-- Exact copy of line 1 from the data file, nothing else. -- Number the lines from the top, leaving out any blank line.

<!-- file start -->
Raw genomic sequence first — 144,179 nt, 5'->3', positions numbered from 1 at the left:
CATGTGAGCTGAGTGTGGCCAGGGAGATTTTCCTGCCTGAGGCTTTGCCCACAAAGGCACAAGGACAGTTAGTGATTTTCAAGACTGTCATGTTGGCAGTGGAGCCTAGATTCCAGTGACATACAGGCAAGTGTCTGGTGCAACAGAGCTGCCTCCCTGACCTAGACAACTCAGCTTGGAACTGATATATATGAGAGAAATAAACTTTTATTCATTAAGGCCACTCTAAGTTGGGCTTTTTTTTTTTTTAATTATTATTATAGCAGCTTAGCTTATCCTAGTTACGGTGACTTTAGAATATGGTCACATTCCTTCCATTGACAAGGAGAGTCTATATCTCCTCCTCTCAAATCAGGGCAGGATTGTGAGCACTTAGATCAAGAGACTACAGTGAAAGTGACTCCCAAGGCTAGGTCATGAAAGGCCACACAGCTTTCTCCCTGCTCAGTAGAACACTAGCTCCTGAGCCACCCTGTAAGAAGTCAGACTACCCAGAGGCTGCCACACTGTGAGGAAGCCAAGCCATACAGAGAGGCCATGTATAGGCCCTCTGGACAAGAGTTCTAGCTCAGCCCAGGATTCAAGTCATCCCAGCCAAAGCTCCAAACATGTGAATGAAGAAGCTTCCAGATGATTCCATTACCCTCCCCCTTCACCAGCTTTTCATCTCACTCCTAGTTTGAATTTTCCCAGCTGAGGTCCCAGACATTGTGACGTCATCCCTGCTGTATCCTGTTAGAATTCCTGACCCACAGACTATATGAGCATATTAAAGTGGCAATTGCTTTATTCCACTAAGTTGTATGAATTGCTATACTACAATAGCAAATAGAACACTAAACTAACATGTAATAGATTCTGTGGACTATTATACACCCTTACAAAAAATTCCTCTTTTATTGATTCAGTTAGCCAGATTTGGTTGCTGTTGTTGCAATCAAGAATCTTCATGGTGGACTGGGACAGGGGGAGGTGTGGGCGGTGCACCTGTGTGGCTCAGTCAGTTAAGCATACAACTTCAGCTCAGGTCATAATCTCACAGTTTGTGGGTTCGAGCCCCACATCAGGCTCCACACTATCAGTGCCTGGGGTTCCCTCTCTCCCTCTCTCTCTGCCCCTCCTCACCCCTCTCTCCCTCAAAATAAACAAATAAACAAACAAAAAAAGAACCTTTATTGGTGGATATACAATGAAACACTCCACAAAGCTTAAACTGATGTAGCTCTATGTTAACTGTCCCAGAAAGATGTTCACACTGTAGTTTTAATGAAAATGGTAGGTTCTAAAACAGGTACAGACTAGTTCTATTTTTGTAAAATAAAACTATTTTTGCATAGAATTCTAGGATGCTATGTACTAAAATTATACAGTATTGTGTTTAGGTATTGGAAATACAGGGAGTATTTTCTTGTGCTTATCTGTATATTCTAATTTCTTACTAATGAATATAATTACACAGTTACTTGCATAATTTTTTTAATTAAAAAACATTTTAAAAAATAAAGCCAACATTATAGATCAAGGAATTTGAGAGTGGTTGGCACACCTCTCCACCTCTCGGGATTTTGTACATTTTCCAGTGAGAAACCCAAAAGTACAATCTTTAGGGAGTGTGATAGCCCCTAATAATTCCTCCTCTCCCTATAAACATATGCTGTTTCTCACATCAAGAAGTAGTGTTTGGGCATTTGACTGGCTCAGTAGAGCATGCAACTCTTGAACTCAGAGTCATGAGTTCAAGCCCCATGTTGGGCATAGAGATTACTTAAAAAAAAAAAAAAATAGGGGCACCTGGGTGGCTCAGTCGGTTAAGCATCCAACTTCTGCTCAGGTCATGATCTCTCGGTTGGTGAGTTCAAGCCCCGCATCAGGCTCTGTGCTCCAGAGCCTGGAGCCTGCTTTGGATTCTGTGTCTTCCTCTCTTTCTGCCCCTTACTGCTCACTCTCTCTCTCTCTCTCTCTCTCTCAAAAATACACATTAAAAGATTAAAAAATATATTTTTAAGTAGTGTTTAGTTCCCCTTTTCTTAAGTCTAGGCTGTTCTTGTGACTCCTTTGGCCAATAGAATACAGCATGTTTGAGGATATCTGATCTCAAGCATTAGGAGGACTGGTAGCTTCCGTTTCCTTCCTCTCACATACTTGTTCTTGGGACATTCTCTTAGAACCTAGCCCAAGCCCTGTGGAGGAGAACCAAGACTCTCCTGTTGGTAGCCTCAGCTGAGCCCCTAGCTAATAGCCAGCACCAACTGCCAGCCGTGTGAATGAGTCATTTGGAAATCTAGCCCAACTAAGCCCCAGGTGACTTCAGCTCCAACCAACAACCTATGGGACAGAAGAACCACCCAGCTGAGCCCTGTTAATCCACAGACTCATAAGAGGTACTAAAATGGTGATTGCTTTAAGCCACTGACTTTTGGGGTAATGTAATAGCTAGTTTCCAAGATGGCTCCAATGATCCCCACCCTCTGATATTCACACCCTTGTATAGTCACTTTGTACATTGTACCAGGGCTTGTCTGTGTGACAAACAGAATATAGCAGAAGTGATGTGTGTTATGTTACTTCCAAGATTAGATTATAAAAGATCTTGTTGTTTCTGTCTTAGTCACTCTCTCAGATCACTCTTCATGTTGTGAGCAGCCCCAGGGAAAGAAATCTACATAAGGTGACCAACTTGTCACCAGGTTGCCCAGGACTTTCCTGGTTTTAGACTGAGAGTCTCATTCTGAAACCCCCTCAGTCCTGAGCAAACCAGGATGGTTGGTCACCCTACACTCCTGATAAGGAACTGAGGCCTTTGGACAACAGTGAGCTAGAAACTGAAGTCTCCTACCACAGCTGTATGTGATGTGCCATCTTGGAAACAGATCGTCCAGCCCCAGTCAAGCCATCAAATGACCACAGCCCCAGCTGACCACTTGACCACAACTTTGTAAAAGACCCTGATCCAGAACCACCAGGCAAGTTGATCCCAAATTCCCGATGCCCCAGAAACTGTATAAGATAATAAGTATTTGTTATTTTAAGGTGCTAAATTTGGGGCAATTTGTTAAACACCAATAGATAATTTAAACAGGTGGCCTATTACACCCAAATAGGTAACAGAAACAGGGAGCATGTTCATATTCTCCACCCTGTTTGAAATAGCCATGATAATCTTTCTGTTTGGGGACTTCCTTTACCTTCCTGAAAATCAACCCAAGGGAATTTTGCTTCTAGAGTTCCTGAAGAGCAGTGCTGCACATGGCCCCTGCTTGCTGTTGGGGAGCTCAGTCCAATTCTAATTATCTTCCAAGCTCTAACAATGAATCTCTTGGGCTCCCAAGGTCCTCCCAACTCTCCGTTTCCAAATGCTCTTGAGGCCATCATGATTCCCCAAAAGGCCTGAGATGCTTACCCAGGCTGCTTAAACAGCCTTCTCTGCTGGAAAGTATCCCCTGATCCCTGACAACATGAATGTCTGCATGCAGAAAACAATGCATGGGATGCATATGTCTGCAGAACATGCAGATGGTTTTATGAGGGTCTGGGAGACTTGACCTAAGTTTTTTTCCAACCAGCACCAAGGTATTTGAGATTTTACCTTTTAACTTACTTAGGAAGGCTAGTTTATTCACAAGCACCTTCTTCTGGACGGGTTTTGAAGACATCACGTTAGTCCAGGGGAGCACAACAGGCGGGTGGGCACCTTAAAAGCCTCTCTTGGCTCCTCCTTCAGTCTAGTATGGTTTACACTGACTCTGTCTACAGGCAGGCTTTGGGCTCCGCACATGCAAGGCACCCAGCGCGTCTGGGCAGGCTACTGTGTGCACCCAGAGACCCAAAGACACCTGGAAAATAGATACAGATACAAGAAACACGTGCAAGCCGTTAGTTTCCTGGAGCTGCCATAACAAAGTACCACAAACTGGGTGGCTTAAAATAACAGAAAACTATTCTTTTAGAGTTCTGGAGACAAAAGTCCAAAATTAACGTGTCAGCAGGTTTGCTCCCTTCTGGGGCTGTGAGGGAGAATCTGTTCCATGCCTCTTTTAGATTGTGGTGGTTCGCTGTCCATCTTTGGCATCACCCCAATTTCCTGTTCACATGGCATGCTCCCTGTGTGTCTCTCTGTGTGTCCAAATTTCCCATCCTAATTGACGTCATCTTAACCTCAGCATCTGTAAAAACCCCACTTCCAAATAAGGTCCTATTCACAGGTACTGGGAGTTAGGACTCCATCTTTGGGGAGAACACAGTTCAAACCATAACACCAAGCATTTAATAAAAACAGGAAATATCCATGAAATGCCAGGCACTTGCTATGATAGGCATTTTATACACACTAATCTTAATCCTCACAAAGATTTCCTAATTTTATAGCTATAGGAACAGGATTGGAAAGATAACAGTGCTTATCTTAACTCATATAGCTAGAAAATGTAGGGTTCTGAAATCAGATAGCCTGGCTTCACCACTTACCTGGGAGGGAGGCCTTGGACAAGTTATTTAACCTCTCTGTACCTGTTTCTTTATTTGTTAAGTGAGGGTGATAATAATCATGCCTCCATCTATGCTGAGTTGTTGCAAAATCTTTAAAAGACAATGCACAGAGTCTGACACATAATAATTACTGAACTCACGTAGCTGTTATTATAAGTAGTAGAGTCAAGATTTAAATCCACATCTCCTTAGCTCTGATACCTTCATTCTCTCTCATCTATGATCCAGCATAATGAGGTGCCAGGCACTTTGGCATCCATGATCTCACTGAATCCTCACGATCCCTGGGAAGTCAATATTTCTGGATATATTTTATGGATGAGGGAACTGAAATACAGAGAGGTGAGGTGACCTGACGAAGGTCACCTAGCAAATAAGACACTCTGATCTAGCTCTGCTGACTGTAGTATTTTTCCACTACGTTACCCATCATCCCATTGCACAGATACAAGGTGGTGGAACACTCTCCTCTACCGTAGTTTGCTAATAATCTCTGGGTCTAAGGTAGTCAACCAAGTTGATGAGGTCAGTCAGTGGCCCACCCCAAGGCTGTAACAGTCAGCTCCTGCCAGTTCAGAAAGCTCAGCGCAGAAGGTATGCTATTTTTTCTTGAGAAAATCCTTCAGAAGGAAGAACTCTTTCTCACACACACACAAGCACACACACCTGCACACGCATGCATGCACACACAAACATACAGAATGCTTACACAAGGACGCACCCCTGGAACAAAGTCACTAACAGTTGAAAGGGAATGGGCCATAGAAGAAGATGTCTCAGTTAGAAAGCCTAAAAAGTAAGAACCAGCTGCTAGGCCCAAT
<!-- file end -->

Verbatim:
Raw genomic sequence first — 144,179 nt, 5'->3', positions numbered from 1 at the left: